Deciding where to live was a matter of ‘chance harmonic convergence’, and the street Hugues choose is by no means notable for historical or dramatic upheavals; instead, it is a ‘quiet street in a nice neighbourhood’, a formerly petit bourgeoise suburb of modest affluence.
The theme underpinning her investigation, however, is that history is best understood not by reference to dates or momentous events, but by bringing to light the experiences of those ordinary people who lived the kind of anonymous lives the history books rarely record.
The book opens with the building of the street in 1904 (the street goes unnamed throughout — ‘so insignificant,’ Hugues tells us, ‘that it’s not even worth mentioning’), at a time when imperial Germany was striving to match the great capitals of Europe.
The idealistic architects were intent on constructing an street ‘immune to the ravages of time’, with plushly appointed residences that reflected the aspirations of newly prosperous Berliners fleeing the inner city’s Mietskaserne, tenement flats ‘rife with tuberculosis, alcoholism and incest’.
Time and history, of course, have taken their toll: the effects of two world wars and a Cold War are visible in the missing gaps where buildings used to stand, the bullet-holes and shrapnel marks that still disfigure the walls. Nor is the toll only physical; watching her children playing in the park one day, Hugues is shocked when an elderly woman suddenly volunteers the information that she was raped by Russian soldiers in 1945.
That old woman is only one of a teeming cast of fascinating characters who emerge from Hugues’ research into the street’s diaspora, many of them Jews who fled Nazi Germany.
The book’s title refers to the evening gown, still hanging in the Long Island closet of Hannah Kroner, who first wore the dress to an onboard dance as the SS Rotterdam steamed away from Europe in 1939. Near Haifa, Hugues meets with Miriam Blumenreich, whose family was initially shunned when they arrived in Israel as the Jeckes, ‘the stiff German Jews always buttoned up in their suits’.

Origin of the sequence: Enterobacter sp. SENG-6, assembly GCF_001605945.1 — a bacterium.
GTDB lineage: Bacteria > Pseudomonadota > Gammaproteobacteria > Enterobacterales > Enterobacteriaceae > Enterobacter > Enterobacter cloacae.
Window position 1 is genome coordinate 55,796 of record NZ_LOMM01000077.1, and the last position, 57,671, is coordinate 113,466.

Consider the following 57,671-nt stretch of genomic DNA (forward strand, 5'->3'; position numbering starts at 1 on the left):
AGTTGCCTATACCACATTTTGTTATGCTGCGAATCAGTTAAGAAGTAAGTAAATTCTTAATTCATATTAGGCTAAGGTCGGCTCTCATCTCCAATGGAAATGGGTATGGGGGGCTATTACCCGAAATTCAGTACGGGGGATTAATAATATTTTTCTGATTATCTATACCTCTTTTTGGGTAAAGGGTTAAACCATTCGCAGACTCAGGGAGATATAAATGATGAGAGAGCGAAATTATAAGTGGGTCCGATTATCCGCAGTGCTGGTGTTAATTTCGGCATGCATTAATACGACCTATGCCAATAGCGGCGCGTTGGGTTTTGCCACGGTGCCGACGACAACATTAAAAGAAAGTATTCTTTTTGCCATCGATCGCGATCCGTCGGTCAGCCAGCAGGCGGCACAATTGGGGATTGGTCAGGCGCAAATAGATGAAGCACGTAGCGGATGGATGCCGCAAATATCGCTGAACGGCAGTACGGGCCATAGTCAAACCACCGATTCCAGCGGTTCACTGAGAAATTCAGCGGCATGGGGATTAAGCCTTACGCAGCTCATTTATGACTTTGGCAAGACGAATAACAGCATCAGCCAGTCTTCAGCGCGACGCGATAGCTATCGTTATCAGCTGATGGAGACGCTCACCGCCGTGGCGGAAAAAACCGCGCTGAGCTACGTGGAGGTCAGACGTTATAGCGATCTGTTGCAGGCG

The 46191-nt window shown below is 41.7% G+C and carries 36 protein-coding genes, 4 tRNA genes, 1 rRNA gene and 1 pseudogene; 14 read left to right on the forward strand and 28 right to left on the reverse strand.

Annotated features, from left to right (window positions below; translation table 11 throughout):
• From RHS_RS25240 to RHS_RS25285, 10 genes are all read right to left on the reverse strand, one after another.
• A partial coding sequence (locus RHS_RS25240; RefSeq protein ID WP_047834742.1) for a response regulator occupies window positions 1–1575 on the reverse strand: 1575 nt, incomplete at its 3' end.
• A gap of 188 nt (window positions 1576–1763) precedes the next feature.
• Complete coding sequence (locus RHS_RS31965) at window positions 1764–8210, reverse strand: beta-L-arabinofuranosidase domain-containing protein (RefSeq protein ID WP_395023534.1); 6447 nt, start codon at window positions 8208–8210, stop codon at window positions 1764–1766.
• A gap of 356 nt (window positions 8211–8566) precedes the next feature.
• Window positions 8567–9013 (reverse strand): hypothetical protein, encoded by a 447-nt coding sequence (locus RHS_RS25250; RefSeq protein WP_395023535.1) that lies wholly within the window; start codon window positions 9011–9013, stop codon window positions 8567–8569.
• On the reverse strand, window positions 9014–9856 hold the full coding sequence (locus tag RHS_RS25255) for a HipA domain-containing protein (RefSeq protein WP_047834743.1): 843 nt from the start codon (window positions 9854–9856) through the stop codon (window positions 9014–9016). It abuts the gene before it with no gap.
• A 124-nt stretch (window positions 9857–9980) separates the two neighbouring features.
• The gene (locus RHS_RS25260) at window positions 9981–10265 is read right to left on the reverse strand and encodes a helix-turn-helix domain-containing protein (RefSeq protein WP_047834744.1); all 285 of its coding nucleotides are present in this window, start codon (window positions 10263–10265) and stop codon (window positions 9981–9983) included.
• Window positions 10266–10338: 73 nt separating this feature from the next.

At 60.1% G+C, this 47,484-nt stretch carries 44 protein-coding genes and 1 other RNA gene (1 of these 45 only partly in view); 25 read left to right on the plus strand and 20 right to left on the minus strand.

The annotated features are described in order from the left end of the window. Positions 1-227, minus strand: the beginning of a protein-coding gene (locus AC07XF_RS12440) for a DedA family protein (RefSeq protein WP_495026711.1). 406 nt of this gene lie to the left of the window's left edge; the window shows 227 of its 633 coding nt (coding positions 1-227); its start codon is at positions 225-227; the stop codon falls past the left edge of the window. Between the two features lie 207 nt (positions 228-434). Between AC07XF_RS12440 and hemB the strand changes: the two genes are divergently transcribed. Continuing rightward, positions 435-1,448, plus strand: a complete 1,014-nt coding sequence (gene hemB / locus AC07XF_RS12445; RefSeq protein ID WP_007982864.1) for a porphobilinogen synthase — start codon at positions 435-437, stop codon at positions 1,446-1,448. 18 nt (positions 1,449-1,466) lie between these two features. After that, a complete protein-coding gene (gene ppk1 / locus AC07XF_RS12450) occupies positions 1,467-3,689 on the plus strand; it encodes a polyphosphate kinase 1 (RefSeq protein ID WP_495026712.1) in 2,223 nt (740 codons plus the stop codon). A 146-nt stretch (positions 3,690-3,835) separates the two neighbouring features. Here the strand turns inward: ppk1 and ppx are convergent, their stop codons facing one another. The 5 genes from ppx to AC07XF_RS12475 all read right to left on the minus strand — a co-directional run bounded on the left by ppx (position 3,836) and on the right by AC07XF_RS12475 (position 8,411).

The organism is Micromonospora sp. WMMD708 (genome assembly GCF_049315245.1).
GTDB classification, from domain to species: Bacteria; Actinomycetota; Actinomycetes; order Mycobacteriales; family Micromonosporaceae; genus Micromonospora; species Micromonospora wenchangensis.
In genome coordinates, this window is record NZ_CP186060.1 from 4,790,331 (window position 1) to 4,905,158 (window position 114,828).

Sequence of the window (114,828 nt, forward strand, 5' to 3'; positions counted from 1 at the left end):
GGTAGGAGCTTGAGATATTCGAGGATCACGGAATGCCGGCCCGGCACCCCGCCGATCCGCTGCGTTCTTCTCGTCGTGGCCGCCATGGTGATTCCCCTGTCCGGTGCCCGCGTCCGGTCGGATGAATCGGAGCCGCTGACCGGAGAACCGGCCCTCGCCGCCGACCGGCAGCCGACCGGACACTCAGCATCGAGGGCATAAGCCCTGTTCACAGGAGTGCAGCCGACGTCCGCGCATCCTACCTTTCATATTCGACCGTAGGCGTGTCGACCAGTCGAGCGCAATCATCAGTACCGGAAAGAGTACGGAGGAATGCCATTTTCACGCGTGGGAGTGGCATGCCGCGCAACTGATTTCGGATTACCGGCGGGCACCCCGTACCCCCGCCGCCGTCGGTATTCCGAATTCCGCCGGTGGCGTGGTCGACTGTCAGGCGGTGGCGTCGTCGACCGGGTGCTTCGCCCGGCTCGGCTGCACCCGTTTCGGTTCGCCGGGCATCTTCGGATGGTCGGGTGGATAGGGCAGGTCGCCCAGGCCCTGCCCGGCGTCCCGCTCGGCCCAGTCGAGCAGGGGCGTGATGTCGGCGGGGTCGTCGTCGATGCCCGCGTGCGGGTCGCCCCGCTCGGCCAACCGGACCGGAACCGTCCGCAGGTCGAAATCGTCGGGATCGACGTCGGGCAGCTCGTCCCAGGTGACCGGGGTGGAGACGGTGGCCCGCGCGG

In Berkeley, California, she interviews John Ron, formerly Hans-Hugo Rothkugel, a bed-ridden octogenarian whose flight from Germany found him seeking sanctuary in Israel, England and finally America. We take tea and strawberry biscuits with Lilli Ernsthaft, the doyenne of the neighbourhood, a survivor of the Holocaust who defiantly returned to the street and lived there for 79 years.
Through her cast of characters is woven the history of Germany over the last century: its imperial glory, the humiliation of the first world war, the hyper-inflation of Weimar, the rise and fall of the Nazis, the Holocaust, the post-second world war economic miracle, the Cold War, and the eventual reunification of East and West [Germany].
There are times when Hugues errs on the whimsical side, such as when she conflates watching a fireworks display with the effect of Berlin’s carpet-bombing during the second world war, and she’s a little too eager to claim her street saved David Bowie’s life, given that the Thin White Duke only lived there for a fortnight as a temporary guest of Tangerine Dream’s Edgar Froese.
For the most part, however, Hannah’s Dress is an endlessly fascinating unpicking and reweaving of history, a meticulously researched and hugely affecting academic work with all the epic sweep and emotional heft of the most engrossing of novels.